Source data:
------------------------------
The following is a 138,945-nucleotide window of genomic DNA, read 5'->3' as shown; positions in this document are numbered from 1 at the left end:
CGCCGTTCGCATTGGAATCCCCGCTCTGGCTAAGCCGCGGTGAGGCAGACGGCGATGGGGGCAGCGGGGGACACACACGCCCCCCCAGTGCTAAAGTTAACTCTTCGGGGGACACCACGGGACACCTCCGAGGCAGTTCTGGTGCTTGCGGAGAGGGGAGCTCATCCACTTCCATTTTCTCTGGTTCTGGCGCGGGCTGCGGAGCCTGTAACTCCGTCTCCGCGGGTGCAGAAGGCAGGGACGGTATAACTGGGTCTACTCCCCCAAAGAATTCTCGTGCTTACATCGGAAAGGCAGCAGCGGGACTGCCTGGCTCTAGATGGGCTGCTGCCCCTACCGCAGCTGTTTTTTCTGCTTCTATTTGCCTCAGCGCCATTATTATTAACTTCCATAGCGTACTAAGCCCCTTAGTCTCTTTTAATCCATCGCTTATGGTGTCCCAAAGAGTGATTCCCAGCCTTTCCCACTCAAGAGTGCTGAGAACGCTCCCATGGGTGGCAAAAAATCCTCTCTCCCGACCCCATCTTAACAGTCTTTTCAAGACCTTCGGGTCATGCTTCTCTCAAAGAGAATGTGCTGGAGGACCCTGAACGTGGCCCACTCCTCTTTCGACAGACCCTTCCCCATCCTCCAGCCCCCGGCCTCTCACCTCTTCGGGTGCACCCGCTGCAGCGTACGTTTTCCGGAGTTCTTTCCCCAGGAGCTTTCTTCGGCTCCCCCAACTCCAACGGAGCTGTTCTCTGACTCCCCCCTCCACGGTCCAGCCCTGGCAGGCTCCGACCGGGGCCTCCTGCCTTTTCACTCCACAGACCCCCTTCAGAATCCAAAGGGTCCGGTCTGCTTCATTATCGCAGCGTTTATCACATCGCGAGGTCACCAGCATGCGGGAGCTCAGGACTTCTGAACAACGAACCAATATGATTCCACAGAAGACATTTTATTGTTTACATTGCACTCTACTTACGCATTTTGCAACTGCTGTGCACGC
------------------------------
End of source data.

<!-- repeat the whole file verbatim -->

The following is a 138,945-nucleotide window of genomic DNA, read 5'->3' as shown; positions in this document are numbered from 1 at the left end:
CGCCGTTCGCATTGGAATCCCCGCTCTGGCTAAGCCGCGGTGAGGCAGACGGCGATGGGGGCAGCGGGGGACACACACGCCCCCCCAGTGCTAAAGTTAACTCTTCGGGGGACACCACGGGACACCTCCGAGGCAGTTCTGGTGCTTGCGGAGAGGGGAGCTCATCCACTTCCATTTTCTCTGGTTCTGGCGCGGGCTGCGGAGCCTGTAACTCCGTCTCCGCGGGTGCAGAAGGCAGGGACGGTATAACTGGGTCTACTCCCCCAAAGAATTCTCGTGCTTACATCGGAAAGGCAGCAGCGGGACTGCCTGGCTCTAGATGGGCTGCTGCCCCTACCGCAGCTGTTTTTTCTGCTTCTATTTGCCTCAGCGCCATTATTATTAACTTCCATAGCGTACTAAGCCCCTTAGTCTCTTTTAATCCATCGCTTATGGTGTCCCAAAGAGTGATTCCCAGCCTTTCCCACTCAAGAGTGCTGAGAACGCTCCCATGGGTGGCAAAAAATCCTCTCTCCCGACCCCATCTTAACAGTCTTTTCAAGACCTTCGGGTCATGCTTCTCTCAAAGAGAATGTGCTGGAGGACCCTGAACGTGGCCCACTCCTCTTTCGACAGACCCTTCCCCATCCTCCAGCCCCCGGCCTCTCACCTCTTCGGGTGCACCCGCTGCAGCGTACGTTTTCCGGAGTTCTTTCCCCAGGAGCTTTCTTCGGCTCCCCCAACTCCAACGGAGCTGTTCTCTGACTCCCCCCTCCACGGTCCAGCCCTGGCAGGCTCCGACCGGGGCCTCCTGCCTTTTCACTCCACAGACCCCCTTCAGAATCCAAAGGGTCCGGTCTGCTTCATTATCGCAGCGTTTATCACATCGCGAGGTCACCAGCATGCGGGAGCTCAGGACTTCTGAACAACGAACCAATATGATTCCACAGAAGACATTTTATTGTTTACATTGCACTCTACTTACGCATTTTGCAACTGCTGTGCACGC